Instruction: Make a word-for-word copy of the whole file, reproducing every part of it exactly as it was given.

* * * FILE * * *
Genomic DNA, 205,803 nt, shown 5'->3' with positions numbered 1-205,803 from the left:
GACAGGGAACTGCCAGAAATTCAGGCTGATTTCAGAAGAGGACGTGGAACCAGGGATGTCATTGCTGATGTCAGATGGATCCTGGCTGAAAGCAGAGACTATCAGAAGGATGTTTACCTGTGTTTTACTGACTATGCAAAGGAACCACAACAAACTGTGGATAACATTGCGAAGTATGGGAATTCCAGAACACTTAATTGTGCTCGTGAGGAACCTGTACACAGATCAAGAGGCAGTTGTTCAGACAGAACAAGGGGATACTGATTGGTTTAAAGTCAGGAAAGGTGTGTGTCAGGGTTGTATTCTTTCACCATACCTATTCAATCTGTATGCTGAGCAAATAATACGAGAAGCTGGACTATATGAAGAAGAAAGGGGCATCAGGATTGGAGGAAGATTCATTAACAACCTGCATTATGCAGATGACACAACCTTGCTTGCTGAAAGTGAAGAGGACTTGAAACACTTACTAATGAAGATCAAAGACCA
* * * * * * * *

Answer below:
Genomic DNA, 205,803 nt, shown 5'->3' with positions numbered 1-205,803 from the left:
GACAGGGAACTGCCAGAAATTCAGGCTGATTTCAGAAGAGGACGTGGAACCAGGGATGTCATTGCTGATGTCAGATGGATCCTGGCTGAAAGCAGAGACTATCAGAAGGATGTTTACCTGTGTTTTACTGACTATGCAAAGGAACCACAACAAACTGTGGATAACATTGCGAAGTATGGGAATTCCAGAACACTTAATTGTGCTCGTGAGGAACCTGTACACAGATCAAGAGGCAGTTGTTCAGACAGAACAAGGGGATACTGATTGGTTTAAAGTCAGGAAAGGTGTGTGTCAGGGTTGTATTCTTTCACCATACCTATTCAATCTGTATGCTGAGCAAATAATACGAGAAGCTGGACTATATGAAGAAGAAAGGGGCATCAGGATTGGAGGAAGATTCATTAACAACCTGCATTATGCAGATGACACAACCTTGCTTGCTGAAAGTGAAGAGGACTTGAAACACTTACTAATGAAGATCAAAGACCA